Empire, Wyoming was a Black American community founded in 1908

By greatbritton

Empire, Wyoming was an Black community founded in 1908 by Charles and Rosetta Speese along with three of Charles’ brothers—John, Joseph and Radford and their families. John’s brother-in-law, Baseman Taylor, and relative, Otis Taylor joined the settlement as well. The families moved from Nebraska. After selling their land in Nebraska and a $10,000 inheritance from an the Speese’s uncle, Josiah Webb. They bought  800 acres of land near Torrington, Wyoming on the Nebraska-Wyoming state line. The land would later be named Empire, Wyoming.

Residents of Empire established their own public school by 1909 with the help of a Wyoming law that said school districts could build a separate facility with fifteen or more non-white school-aged children. The school was assigned Sallie Thistle, a young black teacher from Cheyenne, who lived with one of the Speese families.

In 1911, Baseman’s brother Russell Taylor, an ordained minister and teacher, moved to Empire with his wife, ten children, and mother-in-law, becoming the community’s leader as a teacher, preacher, and postmaster. Empire’s population reached almost fifty citizens at this point. The settlement at its peak would have sixty-five black-owned farms.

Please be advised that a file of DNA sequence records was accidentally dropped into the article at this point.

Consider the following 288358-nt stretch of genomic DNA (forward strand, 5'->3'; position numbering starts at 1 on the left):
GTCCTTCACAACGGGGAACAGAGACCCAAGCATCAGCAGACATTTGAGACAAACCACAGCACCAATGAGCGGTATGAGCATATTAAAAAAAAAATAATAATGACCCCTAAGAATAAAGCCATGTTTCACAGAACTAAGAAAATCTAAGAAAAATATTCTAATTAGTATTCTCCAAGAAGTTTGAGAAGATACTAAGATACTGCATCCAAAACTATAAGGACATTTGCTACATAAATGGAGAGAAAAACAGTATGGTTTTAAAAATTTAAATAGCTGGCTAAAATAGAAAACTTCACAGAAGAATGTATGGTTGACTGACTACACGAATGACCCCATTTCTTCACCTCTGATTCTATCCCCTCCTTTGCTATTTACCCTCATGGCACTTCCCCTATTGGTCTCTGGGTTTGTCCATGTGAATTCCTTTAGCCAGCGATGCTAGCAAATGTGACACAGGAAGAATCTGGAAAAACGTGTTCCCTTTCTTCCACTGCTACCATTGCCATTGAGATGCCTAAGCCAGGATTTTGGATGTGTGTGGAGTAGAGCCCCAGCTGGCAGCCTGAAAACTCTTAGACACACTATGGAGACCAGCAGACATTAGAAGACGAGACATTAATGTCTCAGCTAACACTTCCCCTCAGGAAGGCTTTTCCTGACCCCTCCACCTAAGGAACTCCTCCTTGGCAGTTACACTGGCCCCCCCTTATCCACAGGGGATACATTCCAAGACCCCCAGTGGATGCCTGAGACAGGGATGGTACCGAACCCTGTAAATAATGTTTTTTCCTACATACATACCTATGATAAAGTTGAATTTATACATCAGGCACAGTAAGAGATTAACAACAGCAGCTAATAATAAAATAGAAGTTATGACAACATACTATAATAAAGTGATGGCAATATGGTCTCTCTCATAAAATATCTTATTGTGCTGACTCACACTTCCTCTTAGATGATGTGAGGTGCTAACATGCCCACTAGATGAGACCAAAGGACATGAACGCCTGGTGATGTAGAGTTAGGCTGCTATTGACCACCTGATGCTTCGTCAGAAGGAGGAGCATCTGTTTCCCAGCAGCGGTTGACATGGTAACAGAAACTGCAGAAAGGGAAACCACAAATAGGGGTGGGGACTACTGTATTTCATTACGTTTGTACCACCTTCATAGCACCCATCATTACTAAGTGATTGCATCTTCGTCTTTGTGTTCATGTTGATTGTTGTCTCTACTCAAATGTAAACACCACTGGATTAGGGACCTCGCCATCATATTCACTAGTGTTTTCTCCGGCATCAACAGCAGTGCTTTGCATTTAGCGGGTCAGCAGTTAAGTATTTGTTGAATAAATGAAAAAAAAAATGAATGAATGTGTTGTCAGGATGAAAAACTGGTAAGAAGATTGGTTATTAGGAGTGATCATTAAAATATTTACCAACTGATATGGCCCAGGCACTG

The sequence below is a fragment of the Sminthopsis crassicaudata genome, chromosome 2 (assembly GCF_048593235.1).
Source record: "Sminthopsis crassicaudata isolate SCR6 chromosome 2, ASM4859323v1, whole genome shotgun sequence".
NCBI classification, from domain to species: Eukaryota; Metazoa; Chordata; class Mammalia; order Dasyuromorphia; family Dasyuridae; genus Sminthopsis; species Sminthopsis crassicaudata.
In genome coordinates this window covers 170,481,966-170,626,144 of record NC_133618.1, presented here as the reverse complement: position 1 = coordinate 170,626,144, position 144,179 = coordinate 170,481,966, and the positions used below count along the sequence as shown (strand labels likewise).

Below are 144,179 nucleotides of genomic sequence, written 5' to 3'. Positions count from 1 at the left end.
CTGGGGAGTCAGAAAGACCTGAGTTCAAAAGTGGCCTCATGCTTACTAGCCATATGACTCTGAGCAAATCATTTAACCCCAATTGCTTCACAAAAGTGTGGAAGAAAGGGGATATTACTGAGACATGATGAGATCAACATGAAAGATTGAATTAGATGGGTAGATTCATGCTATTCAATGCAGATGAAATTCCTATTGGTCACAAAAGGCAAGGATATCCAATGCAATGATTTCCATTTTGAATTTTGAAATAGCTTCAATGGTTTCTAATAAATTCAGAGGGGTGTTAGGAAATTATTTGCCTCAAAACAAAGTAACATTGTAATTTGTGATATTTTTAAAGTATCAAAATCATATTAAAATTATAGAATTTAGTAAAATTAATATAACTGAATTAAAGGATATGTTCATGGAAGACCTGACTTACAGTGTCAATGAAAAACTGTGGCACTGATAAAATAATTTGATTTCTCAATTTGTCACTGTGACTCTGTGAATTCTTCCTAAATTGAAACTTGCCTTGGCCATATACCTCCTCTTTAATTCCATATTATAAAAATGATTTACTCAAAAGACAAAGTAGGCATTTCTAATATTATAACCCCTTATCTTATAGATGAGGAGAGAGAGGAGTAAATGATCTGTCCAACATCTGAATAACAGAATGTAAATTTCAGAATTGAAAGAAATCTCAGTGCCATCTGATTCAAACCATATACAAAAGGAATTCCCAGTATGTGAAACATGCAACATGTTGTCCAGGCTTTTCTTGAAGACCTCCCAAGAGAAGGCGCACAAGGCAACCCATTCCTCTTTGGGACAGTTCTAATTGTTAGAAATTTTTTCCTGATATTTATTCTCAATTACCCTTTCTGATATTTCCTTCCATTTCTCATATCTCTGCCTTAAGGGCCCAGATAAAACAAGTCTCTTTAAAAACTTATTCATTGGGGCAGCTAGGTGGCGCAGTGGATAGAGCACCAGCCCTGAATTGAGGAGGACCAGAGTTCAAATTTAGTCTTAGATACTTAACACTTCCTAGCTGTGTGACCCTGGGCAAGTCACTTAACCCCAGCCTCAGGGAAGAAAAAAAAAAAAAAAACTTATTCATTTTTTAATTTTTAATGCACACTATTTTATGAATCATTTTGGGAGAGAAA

A post office was started in Empire in 1912 which in 1916 was replaced by a new larger building for the already established Grace Presbyterian Church. Although it was an all-black community, all businesses in Empire were open to the general public with no regard to race despite segregation in laws in the ‘Equality State’.

Empire farmers, with no access to irrigation, were forced to use dryland farming techniques. Joseph Speese, however, experienced success with potatoes, the primary crop in Empire. Townspeople said he “raised more Irish potatoes than many of the farmers under irrigation.” He also grew sweet corn, popcorn, millet, cucumbers, muskmelon, and field peas that all won blue ribbons at the Goshen county fair.

Racism would prove to big a challenge during 1904 – 1920 five Black men were lynched in Wyoming.

When neighboring white farmers discovered something missing, the black community was blamed. Torrington courts were prejudiced as well prompting John Speese to become an attorney for Empire’s citizens.

Black Americans who founded and later migrated to Empire hoped to secure political and civil rights in an economically self-sufficient community as well as safety and security for themselves and their families free from racism. Wyoming at that time provided neither safety nor security. By 1920, the population had declined to twenty-three and by 1930, only four blacks remained in Empire, Wyoming.

Source: Rawlings-Carroll, R. (2019, June 29). Empire, Wyoming (1908-1930). BlackPast.org. https://www.blackpast.org/african-american-history/empire-wyoming-1908-1930/

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